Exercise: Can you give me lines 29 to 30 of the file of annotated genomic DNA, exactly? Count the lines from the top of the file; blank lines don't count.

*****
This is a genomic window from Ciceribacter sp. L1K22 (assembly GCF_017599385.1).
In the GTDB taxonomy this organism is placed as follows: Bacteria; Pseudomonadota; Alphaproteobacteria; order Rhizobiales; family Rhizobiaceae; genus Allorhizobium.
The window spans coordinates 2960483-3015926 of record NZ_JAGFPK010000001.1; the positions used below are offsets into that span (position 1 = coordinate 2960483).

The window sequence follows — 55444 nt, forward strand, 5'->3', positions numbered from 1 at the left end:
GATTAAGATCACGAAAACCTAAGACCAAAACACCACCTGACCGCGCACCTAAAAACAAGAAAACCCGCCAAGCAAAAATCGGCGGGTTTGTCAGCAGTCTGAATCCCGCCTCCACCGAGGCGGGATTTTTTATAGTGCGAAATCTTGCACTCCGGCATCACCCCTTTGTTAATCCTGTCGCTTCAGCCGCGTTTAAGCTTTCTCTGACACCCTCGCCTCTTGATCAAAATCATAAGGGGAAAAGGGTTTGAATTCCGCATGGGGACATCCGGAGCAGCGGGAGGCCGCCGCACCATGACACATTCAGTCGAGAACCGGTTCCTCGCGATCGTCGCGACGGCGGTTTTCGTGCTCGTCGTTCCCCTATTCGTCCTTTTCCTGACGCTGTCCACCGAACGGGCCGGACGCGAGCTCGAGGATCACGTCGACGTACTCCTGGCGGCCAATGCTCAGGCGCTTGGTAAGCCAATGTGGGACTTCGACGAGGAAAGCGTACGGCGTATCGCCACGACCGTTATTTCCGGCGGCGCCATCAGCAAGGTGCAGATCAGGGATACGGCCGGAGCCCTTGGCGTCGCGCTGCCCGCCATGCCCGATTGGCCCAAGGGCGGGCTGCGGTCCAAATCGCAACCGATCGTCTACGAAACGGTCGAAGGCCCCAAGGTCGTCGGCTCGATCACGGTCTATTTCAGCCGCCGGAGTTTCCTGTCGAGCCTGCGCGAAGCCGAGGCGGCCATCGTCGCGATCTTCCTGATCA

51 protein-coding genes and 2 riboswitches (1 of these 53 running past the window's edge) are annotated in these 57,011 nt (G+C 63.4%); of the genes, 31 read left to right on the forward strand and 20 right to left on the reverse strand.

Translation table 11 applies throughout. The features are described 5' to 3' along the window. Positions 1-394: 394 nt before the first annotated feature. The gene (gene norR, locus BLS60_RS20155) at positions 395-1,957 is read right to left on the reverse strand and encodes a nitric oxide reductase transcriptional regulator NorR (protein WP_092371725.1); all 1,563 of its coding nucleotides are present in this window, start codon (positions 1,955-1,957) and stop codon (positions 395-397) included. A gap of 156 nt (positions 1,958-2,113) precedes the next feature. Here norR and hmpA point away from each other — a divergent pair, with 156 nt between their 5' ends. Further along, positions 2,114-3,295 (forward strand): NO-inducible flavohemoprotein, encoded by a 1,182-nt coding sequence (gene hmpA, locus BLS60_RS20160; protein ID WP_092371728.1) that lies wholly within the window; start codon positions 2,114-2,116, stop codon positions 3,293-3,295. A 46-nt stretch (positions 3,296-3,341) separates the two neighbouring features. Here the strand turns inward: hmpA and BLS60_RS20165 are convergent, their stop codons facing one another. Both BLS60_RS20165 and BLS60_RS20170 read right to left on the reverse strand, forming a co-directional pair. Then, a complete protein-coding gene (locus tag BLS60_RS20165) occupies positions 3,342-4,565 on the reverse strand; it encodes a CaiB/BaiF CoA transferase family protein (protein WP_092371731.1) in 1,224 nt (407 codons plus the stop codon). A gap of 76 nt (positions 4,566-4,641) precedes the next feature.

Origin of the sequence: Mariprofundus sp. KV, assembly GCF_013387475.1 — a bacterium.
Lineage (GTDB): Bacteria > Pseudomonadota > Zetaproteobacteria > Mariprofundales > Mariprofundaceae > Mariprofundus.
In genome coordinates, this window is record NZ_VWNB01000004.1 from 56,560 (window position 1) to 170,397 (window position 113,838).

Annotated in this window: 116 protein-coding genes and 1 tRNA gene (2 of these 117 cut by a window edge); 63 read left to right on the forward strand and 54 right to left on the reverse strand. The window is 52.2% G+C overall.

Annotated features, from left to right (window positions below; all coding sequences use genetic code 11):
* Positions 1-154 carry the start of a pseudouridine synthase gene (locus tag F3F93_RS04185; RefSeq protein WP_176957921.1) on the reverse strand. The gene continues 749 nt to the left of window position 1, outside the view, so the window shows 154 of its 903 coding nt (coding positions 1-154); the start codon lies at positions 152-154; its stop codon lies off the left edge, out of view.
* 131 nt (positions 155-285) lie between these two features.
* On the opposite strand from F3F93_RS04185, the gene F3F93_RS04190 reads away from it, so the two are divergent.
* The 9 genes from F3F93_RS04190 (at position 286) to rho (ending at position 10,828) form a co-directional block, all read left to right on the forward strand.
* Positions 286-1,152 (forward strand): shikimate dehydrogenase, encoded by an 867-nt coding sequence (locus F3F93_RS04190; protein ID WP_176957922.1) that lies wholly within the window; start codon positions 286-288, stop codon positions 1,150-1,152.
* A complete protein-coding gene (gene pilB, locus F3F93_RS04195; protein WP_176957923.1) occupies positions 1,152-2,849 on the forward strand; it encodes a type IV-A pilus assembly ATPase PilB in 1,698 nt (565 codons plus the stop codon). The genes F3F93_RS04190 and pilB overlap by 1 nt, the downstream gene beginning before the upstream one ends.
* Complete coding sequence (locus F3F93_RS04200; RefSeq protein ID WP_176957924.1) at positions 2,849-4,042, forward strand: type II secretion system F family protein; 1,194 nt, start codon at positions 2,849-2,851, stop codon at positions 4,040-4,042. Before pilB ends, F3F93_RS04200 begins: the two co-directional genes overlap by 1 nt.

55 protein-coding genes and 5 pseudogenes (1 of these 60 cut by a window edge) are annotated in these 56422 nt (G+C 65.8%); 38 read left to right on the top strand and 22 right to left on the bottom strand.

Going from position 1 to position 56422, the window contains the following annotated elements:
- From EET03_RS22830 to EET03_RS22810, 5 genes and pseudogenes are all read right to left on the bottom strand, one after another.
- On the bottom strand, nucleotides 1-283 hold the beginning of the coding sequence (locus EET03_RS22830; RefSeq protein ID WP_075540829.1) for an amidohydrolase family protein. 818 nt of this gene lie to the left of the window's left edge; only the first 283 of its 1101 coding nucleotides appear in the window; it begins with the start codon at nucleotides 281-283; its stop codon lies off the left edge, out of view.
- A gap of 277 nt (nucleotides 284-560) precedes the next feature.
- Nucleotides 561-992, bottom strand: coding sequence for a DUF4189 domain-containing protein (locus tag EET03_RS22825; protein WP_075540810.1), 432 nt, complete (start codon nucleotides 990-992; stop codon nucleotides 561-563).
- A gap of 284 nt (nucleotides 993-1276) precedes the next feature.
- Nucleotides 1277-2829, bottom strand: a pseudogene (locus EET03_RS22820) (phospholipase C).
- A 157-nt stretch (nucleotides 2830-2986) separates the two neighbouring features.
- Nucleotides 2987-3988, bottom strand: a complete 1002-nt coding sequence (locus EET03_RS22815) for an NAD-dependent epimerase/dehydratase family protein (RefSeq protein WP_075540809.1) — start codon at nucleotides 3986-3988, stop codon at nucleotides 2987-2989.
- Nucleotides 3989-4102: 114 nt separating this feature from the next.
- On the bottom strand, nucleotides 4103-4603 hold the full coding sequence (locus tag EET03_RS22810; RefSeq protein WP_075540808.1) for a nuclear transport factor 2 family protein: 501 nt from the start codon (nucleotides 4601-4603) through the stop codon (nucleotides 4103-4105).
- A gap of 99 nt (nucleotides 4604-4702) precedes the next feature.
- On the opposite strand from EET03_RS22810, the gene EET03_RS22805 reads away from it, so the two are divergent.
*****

- Nucleotides 2987-3988, bottom strand: a complete 1002-nt coding sequence (locus EET03_RS22815) for an NAD-dependent epimerase/dehydratase family protein (RefSeq protein WP_075540809.1) — start codon at nucleotides 3986-3988, stop codon at nucleotides 2987-2989.
- Nucleotides 3989-4102: 114 nt separating this feature from the next.